Call for responses to Modern Languages:
Learning and Teaching in an Intercultural Field
by Alison Phipps and Mike Gonzalez
(hailed in 2004 by Henry Giroux as ‘filled with so much wisdom, critical insight, and sheer humanity that it takes one’s breath away.Reclaiming language as both a site of struggle and a crucial sphere of politics matters of language lie at the heart of any viable pedagogy in which democracy matters.’)
Proposals and responses to Editor-in-Chief, Arts and Humanities in Higher Education: an international journal of theory, research and practice email@example.com
From Phipps and Gonzalez ch.1 ‘Politics of Languages’
THE CHALLENGE WE FACE WORKING TOGETHER WITH WORDS…
There is a profound crisis in modern languages. The number of students applying for undergraduate courses is declining, and the siren voices asking what ‘use’such courses are grow more shrill by the minute. Emergency conferences gather to define the origins of the coming disaster, and to justify the continuing existence of modern languages in terms of the values that prevail throughout higher education. Mergers of departments across institutions are offered up on the altar of‘viability’ and ‘efficiency’ – the twin shibboleths of a new managerial layer trained in the ethics of consumption and profitability. An alternative response is to justify the survival of their departments by reference to a university-wide ‘market’ for languages; new degree courses marrying languages with management or law or engineering, for example, are enthusiastically offered as a way forward. Languages as commodity These, and other similar responses have two features in common: they are defensive, and they concede without a fight the concept of languages as ‘skills’, technical adjuncts to the real business of managing, engineering, drawing up contracts and so on. A principled advocacy of modern languages as an intellectual discipline full of possibilities, a source of understandings and insights that can empower and enrich human life, is rarely if ever heard.
THERE IS MODERNISATION…AND MODERNISATION The challenges we face are unavoidable. The greatest error, however, would be simply to turn our back and reject them as ‘bad modernisation’. The situation is far more complex. The imagined ‘good old days’ when a disinterested humanism prevailed, to the extent that they ever existed, were double-edged. The dominant high culture, for example, gave short shrift to the broad spectrum of cultural products and activities not contained within the narrow literary canon. It was an intellectual culture that was overwhelmingly elitist, narrow-minded and discriminatory towards marginalised or minority expression. And while it made obeisance to a concept of tradition and thus to historical processes, its historicism was often mechanical or irredeemably idealist in its refusal to anchor the life of the spirit in the terrain of the material. On the other hand, the move towards ‘performativity’or skills, for all its potential limitation of the speculative spirit, has given a new legitimacy to oral forms, communicative competences and areas of non-academic knowledge (from popular culture and storytelling to ritual and performance).
The growth of interest in applied linguistics and the new disciplines of foreign language education and second language acquisition, have been another, perhaps unintended, consequence. As they have gained ‘legitimacy’ within the academy, they have begun to contribute important research to the study of literature, for example through their concern with literacy.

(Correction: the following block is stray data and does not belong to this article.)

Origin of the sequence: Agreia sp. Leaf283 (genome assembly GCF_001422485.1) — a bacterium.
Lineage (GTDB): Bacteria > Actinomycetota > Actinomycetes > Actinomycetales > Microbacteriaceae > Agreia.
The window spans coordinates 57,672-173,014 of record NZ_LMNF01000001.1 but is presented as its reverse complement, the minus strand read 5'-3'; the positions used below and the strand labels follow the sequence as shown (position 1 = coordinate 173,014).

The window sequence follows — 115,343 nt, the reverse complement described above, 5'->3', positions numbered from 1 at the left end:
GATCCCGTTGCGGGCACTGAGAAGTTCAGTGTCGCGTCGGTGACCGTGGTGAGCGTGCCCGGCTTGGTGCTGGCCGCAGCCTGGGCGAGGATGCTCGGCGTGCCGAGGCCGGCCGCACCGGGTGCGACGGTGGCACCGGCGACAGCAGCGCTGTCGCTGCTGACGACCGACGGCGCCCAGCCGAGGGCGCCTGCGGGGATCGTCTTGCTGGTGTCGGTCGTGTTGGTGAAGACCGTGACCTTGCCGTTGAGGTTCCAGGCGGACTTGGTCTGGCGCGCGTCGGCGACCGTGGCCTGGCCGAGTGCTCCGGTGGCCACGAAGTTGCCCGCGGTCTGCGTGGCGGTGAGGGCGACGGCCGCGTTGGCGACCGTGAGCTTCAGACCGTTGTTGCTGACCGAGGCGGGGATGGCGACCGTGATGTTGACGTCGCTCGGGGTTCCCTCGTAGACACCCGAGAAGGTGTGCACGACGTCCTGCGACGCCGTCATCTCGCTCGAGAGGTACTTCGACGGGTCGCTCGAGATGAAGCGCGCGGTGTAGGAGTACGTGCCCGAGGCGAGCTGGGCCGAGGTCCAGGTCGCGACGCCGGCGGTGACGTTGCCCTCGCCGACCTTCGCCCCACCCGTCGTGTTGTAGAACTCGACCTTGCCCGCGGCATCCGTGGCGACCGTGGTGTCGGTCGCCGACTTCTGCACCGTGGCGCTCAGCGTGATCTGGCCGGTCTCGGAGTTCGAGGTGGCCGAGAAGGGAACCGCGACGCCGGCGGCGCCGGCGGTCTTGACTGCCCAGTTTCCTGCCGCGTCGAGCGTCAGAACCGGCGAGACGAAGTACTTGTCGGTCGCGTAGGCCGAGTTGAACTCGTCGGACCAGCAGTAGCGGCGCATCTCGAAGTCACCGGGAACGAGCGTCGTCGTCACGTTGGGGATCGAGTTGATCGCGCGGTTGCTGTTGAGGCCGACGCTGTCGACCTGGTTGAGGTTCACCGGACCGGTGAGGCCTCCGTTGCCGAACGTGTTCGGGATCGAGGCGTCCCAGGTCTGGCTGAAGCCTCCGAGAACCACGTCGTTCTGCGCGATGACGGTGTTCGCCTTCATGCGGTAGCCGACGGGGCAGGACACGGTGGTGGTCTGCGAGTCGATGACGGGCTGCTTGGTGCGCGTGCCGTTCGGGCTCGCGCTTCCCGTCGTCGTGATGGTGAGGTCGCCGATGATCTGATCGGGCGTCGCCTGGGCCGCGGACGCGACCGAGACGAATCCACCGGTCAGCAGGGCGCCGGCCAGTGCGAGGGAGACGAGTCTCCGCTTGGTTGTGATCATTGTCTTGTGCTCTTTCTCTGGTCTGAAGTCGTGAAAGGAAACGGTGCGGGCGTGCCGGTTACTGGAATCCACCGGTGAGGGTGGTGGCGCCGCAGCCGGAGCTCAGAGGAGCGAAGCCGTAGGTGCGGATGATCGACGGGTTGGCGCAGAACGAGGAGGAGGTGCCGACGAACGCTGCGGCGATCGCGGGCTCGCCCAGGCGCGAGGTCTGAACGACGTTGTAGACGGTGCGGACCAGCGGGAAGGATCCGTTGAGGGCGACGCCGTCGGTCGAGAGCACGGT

‘Applied language’ As modern language departments have moved increasingly towards ‘applied language’, another potential conflict has become apparent. Kelly (2000) highlights the possible contradiction between the private and the social purposes of language learning, on the one hand, and on the other the specific purposes of applied language in particular fields, as language departments and centres have moved into areas like business, law and medicine as well as anthropology and sociology. Projecting the logic of the process into a probably not very distant future, Kelly points ahead to a situation in which there would be no language degrees as such, but only language study associated directly with each separate discipline (Kelly, 2000: 91). While he refrains from suggesting how this might be resisted or addressed politically, he makes clear what the long-term consequences are likely to be. Language departments would be transformed into service units, providing skills additional to the core capacities required by other areas of professional activity. In other words, languages will be uncoupled from what we see as the central activities of languaging, being intercultural and living with supercomplexity. For the modern languages teacher or scholar in higher education, the effect would be a massive deskilling, a devaluing of all those areas of human knowledge and understanding which, as we argue throughout this book, can and should be the necessary and liberating outcomes of the study of modern languages and their cultures. The irony, of course, as we suggested earlier, is that the impact of that process of deskilling will fall on those who, having learned the discourse of humanist criticism and literary analysis, will return to an increasingly performative higher education environment as teachers – almost certainly at low rates of pay and on short-term contracts which offer no opportunities at all to contest the shape and direction of higher education.